Monday, December 06, 2004

A Profound Insight

Once again I know this isn’t my usual type of posting, but this topic has really been on my heart lately and I wanted to share it with you.

A while back Billy Graham's daughter, Anne Graham, was interviewed on The Early Show. Jane Clayson asked her "...If God is good, how could God let this happen?" This question was in reference to the attacks on the World Trade Center on Sept. 11, 2001. Anne gave quite an insightful response. She said:
"I say God is also angry when he sees something like this. I would say also for several years now Americans in a sense have shaken their fist at God and said, God, we want you out of our schools, our government, our business, we want you out of our marketplace. And God, who is a gentleman, has just quietly backed out of our national and political life, our public life. Removing his hand of blessing and protection. We need to turn to God first of all and say, God, we're sorry we have treated you this way and we invite you now to come into our national life. We put our trust in you. We have our trust in God on our coins, we need to practice it."
I think Anne provides a good insight as to why we as a nation have arrived where we are at. We seem to have come to a place where we don't want God involved in anything we do except in times of crisis. During those times we tend to either turn back toward God, or curse Him for allowing the tragedy to happen. It seems like a double standard to me.

I remember a few weeks after the Columbine High School shootings of 1999 there was a letter written to the editor of the local paper. I was so struck by its simple truth that I cut it out and kept it. This is what it said:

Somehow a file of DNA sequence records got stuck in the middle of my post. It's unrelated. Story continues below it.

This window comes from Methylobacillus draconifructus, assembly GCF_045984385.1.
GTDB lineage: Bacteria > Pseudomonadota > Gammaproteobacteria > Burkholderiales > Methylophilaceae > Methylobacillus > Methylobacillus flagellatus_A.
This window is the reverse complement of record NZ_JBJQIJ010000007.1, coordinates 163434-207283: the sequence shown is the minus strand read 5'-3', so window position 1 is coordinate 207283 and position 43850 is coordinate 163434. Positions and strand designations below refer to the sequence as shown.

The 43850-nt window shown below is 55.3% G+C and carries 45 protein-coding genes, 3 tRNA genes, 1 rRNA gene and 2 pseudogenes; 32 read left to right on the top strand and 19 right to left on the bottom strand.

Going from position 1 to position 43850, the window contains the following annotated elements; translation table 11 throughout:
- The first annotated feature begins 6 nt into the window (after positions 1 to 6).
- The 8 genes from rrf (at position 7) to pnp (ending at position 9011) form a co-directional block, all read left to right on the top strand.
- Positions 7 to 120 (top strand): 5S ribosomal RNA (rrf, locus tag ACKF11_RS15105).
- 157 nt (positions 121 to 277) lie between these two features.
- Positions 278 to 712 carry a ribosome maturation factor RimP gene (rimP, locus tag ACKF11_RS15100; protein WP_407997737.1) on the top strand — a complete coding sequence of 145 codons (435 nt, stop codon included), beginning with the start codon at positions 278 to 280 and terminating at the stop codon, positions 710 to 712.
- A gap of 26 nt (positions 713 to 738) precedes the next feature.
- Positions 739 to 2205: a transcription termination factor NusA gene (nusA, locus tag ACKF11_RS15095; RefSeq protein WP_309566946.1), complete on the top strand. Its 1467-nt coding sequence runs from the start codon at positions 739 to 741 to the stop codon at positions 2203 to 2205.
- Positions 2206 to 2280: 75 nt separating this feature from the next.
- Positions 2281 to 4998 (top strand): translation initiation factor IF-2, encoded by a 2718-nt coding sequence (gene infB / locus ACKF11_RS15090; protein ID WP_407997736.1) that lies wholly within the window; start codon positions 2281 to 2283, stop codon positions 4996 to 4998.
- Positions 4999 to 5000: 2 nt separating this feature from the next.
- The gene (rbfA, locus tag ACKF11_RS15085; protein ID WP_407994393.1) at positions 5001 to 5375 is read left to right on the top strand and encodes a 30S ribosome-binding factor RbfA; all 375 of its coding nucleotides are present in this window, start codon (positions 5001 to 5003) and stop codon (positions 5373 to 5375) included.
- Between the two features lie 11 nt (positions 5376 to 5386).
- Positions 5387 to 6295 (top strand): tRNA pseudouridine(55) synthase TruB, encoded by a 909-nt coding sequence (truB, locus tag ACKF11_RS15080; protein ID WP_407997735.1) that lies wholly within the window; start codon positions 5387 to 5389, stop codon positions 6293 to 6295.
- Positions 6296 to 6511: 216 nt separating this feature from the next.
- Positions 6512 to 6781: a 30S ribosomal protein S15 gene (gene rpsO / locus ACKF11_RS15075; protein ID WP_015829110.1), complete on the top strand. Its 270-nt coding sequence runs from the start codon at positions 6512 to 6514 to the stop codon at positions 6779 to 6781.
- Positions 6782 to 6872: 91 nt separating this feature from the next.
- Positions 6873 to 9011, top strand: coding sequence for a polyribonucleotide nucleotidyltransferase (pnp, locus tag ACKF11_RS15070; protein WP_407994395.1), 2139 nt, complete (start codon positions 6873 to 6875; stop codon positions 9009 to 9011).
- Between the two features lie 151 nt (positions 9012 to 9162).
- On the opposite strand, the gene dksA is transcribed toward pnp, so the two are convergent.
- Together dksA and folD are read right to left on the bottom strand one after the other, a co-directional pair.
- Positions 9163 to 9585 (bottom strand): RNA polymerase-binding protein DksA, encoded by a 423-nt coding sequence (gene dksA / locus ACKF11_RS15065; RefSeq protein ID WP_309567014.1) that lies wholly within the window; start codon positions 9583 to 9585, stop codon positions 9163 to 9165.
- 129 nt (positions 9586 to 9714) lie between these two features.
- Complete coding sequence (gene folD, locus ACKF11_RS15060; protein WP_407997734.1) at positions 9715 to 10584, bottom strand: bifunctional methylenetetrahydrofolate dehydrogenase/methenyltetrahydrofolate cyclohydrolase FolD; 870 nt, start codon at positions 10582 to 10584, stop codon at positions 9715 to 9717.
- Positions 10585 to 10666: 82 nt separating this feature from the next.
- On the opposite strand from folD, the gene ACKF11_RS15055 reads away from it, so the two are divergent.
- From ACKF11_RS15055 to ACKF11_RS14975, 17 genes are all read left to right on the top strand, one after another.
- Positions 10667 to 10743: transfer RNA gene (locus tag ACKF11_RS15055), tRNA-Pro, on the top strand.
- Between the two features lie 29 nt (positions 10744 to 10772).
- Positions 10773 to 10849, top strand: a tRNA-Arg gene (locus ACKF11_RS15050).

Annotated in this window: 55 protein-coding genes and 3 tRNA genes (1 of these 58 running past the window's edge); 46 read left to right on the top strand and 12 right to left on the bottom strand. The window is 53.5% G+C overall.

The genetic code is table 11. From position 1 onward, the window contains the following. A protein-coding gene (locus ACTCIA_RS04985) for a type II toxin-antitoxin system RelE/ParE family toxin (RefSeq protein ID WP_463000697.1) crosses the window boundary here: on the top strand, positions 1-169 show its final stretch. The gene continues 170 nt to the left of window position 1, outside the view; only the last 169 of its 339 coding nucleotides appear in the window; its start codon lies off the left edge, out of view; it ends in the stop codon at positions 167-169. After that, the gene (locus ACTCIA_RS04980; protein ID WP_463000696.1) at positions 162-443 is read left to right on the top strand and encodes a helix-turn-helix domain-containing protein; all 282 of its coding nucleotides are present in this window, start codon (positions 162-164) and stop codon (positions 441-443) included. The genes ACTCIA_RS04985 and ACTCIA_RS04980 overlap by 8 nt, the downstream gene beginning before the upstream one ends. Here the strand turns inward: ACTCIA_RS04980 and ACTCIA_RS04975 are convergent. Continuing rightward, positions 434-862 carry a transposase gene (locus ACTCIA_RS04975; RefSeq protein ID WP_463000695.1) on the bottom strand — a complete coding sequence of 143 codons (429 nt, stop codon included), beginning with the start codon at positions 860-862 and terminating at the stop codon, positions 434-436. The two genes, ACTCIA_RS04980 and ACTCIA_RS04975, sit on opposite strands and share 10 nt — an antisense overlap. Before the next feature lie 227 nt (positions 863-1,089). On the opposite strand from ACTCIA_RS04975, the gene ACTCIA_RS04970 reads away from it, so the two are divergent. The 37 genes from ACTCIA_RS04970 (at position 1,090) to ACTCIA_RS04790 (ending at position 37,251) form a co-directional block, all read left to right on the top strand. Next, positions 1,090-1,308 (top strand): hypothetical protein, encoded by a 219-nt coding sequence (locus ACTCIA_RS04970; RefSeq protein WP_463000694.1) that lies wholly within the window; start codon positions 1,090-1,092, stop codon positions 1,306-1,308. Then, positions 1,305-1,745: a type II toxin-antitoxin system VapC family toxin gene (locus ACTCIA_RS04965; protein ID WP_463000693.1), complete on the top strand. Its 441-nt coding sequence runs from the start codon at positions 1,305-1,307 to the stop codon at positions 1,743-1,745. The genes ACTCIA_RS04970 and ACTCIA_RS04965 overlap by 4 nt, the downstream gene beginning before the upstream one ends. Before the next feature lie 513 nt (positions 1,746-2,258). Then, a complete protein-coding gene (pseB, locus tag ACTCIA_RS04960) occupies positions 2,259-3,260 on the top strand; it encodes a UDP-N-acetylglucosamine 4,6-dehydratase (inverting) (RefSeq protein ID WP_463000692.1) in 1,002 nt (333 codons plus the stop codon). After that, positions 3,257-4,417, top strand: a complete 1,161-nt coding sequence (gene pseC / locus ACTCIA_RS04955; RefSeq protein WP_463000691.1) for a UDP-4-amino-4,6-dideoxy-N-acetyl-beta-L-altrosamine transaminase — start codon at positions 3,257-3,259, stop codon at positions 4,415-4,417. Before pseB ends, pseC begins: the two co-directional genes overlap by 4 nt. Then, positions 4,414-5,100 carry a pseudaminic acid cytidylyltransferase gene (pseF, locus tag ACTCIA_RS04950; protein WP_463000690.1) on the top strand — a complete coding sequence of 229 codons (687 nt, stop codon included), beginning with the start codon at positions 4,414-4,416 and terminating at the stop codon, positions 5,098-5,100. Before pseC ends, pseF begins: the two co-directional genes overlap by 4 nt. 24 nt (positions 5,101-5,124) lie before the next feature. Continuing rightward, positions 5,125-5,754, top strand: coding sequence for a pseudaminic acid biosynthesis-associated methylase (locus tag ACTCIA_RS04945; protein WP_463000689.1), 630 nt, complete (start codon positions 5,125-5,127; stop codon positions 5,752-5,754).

Dear God,
Why didn’t you protect the little children at Columbine High School?
Concerned Student

God’s Reply:
Dear Concerned Student,
I’m sorry but I am no longer allowed in schools.

For some reason, people seem to think that because God didn’t intervene than he either doesn’t exist, he wasn’t able to intervene, or he doesn’t love us enough to intervene. All three of these statements have responses that are worthy of their own post, and perhaps someday I will address them individually when time allows (or someone requests it). However, they are false conclusions nonetheless. God loves you so much that he sent his child to die for you. It’s easy to tell your friend or your spouse that you’d die for them, but how about sacrificing your child for the benefit of someone you never even met? What about sacrificing your child for someone that hated you? Could you do that? My guess is that although we’d like to nobly answer that we would, in reality we never could. But God did. He not only talked the talk, he walked the walk by being nailed to a cross. Just because we don’t understand why he choose to act a certain way, doesn’t mean he doesn’t exist or wasn’t able to act. To come to that conclusion asserts that we have access to the same decision making criteria that God did. We knew all the factors and how each intricate part would play out. In other words, coming to that conclusion asserts that we are equal with God. The events of 9/11 and Columbine were horrible and hate filled. However, the ultimate act of love was previously demonstrated 2000 years ago. Everything else is just an undeserved blessing from God.

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